Rowdy adventures: a review of “Sharpe’s Assassin”
Let me say that again: Good grief!
After reading “Sharpe’s Assassin” (HarperCollins, 2021, 321 pages), I then turned to the front of the novel and counted the number of books Bernard Cornwell has written about his fictional hero of the Napoleonic Wars, Richard Sharpe.
The grand total? Twenty-one novels and three collections of short stories. (I thanked the muse of literature that some kind editor put these novels in chronological order.) Add to this mountain of words Cornwell’s other historical novels and thrillers, plus a nonfiction book on the Battle of Waterloo, and the guy’s put out over 50 books.
Sharpe first attracted my attention years ago when I checked out some videos based on the early books from the Haywood County Public Library. Taken from a British television series starring Sean Bean, who plays the rough-cut commoner Richard Sharp to perfection, those shows led me to read several of the Sharpe novels.
And I’m now happy to report that in Sharpe’s Assassin Cornwell has kept intact his narrative abilities, his eye for historical details and his vivid powers of description regarding battles and skirmishes. Here’s Sharpe just as I remember him, older now and advanced in rank, yes, but still in fighting trim. Here, too, after his participation in the horrific Battle of Waterloo, the powers that be have ordered him help stop a group of fanatics from taking revenge for Napoleon’s loss.
When we first meet Sharpe in the early novels, including in India and the Peninsular War in Spain, he is still very much a product of his rough boyhood, the son of a prostitute and an orphan who joins the army to escape a charge of murder. When he is promoted from the ranks for saving the life of Arthur Wellesley, known best to us today as Lord Wellington, Sharpe becomes an officer but certainly no gentleman, and is often scorned by those whose titles derive in part from their aristocratic background.
By the time we meet him in this most recent story, some still regard Sharpe as unworthy of his rank, but most, as one fellow officer tells him, now think of him as a legend. Wellington frequently calls on his services, as he does here, and Sharpe’s leadership abilities and skill and ingenuity in warfare, knowledge gleaned from years of fighting, are valued by his men and by others who serve with him.
Once he reaches Paris, Sharpe finds himself charged with protecting a man named Fox, an intelligence agent whose other job is to sort through the artworks in the Louvre which the French looted in 20 years of war throughout Europe, and to return these stolen paintings and sculptures to their rightful owners. In one humorous scene with Fox and with Sergeant Patrick Harper, Sharpe’s long-trusted friend and right hand man, the three men discuss a sculpture. Fox informs Sharpe and Harper that the artist of this Madonna and child was Michelangelo.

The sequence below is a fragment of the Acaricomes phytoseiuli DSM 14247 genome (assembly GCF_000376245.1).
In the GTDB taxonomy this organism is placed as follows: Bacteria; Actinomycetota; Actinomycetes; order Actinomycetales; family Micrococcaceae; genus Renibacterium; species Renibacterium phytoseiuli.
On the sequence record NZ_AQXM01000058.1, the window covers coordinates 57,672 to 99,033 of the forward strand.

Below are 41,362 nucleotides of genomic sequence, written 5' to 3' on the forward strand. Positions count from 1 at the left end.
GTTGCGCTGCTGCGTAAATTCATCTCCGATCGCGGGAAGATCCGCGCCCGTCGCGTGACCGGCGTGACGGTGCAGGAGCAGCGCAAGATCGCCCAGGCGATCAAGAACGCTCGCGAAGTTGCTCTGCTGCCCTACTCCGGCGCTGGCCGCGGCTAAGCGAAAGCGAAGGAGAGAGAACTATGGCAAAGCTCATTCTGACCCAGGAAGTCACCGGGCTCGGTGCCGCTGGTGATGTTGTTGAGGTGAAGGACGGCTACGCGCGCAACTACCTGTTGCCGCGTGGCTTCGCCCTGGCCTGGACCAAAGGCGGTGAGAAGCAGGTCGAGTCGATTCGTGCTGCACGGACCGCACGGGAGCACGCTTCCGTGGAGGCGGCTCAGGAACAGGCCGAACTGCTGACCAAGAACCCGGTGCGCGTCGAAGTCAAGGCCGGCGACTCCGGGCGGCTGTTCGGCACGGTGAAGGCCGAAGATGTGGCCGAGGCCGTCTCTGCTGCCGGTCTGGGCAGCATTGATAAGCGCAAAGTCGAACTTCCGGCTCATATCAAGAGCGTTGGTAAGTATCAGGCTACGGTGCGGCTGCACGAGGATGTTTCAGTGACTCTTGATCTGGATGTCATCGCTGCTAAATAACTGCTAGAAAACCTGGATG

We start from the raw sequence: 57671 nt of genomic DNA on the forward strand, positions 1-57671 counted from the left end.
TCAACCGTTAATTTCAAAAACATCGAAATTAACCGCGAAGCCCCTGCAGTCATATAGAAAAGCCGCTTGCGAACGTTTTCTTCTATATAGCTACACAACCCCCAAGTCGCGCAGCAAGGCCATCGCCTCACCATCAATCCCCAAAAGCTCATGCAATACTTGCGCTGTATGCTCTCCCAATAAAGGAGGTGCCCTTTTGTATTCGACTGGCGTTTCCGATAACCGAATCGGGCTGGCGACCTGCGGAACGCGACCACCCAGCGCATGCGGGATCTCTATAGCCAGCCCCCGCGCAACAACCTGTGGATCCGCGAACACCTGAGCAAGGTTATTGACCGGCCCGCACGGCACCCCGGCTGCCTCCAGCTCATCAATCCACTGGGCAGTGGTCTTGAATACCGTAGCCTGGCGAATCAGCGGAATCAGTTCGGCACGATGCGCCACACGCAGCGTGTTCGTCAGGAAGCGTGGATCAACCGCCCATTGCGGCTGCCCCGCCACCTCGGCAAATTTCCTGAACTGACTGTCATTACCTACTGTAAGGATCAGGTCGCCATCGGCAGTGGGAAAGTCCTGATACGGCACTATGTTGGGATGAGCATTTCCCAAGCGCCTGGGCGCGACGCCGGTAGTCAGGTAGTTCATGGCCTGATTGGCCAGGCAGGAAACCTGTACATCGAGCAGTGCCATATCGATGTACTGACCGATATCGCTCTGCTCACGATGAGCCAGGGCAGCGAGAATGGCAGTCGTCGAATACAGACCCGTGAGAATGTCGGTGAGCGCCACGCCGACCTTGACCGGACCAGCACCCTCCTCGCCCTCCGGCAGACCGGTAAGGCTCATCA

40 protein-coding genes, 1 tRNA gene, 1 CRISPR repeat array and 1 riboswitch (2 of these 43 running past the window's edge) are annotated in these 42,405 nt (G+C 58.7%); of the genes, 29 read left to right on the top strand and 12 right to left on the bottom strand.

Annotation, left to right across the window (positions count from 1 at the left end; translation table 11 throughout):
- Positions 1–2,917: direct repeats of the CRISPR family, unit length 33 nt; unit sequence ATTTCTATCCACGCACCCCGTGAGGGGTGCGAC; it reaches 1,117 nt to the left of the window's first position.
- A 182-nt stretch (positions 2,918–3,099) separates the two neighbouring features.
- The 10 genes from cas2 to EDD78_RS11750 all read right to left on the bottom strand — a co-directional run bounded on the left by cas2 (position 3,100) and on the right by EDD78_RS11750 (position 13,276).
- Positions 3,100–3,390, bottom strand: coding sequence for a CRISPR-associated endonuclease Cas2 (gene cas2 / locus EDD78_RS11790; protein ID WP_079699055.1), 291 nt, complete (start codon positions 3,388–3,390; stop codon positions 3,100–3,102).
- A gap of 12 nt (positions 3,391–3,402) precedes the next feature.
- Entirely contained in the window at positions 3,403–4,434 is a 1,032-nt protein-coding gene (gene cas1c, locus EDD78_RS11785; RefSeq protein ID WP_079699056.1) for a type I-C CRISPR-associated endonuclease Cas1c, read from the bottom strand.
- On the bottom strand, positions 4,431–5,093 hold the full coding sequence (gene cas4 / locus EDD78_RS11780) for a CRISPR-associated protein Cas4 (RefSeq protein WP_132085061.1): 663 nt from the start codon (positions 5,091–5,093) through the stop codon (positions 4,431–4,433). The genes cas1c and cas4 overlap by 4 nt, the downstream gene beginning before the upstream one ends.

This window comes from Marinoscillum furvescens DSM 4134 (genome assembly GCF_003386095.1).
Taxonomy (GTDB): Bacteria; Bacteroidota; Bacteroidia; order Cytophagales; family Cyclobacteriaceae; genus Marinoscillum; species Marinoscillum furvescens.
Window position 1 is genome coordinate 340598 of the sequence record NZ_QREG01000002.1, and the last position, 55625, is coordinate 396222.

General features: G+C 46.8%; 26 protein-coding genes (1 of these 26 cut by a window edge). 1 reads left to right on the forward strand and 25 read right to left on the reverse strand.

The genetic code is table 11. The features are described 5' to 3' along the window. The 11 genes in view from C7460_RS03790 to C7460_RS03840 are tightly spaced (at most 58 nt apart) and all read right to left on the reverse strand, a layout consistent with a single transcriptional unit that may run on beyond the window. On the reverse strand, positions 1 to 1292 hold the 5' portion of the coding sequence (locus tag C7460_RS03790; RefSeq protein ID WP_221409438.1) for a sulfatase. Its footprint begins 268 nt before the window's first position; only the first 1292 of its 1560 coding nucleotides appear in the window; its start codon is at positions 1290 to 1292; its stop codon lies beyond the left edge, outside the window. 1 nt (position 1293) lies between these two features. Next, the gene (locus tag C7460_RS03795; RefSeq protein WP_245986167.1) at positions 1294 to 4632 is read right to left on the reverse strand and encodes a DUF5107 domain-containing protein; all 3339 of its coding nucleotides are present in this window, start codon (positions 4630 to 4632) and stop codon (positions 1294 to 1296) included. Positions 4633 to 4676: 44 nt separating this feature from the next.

“Who?” Sharpe asked.
“Michelangelo. Surely you’ve heard of him?”
“Never,” Sharpe said.
“I have,” Harper said proudly.
“Good man,” Fox said enthusiastically.
“Who is he?” Sharpe asked.
“You must remember him!” Harper said. “Spanish lad who joined the second battalion of the Rifles after Talavera. Miguel Angelo.”
“Miguel did that!” Sharpe gazed at the statue. “Bloody hell! He was a damned fine shot, I do remember that.”
“Poor bugger got gut-shot at Salamanca,” Harper went on, “and died. And by Christ he could use a chisel!”
“Michelangelo,” Fox said patiently, “was an Italian genius of the Renaissance. He painted the ceiling of the Sistine Chapel.”
“So not the same man, sir?” Harper inquired.
Near the end of the novel, Sharpe meets Lanier, the leader of the resistance to the forces conquering France. What impresses us about this dramatic confrontation is the respect both these men feel for each other, a bond of near friendship created by the suffering the war has brought to them despite the antagonism demanded by their fate and circumstances.
As with Cornwell’s other books, we can learn a great deal of history from reading him. Here he shows us the chaos that ensued in France once Napoleon’s forces had met their end at Waterloo: the scattered resistance by some French garrisons, the fanaticism some showed for the toppled Emperor as opposed to others, like Sharpe’s love Lucille, who believes that enough sons of France have been sacrificed on the altar of ambition, and the armies and politicians converging on Paris.
For readers who enjoy historical fiction, great characters, and drama on the battlefield and in the drawing rooms of this period in time, Bernard Cornwell and his Sharpe saga should provide hours of reading entertainment and pleasure.
A note: By the time you read this review, we will have already observed New Year’s Day and passed into 2022. Allow me this opportunity to say that I hope the new year brings all of you a bounty of gifts and blessings … and lots of good books and the time to read them.
May we all receive the best and brightest from this new year.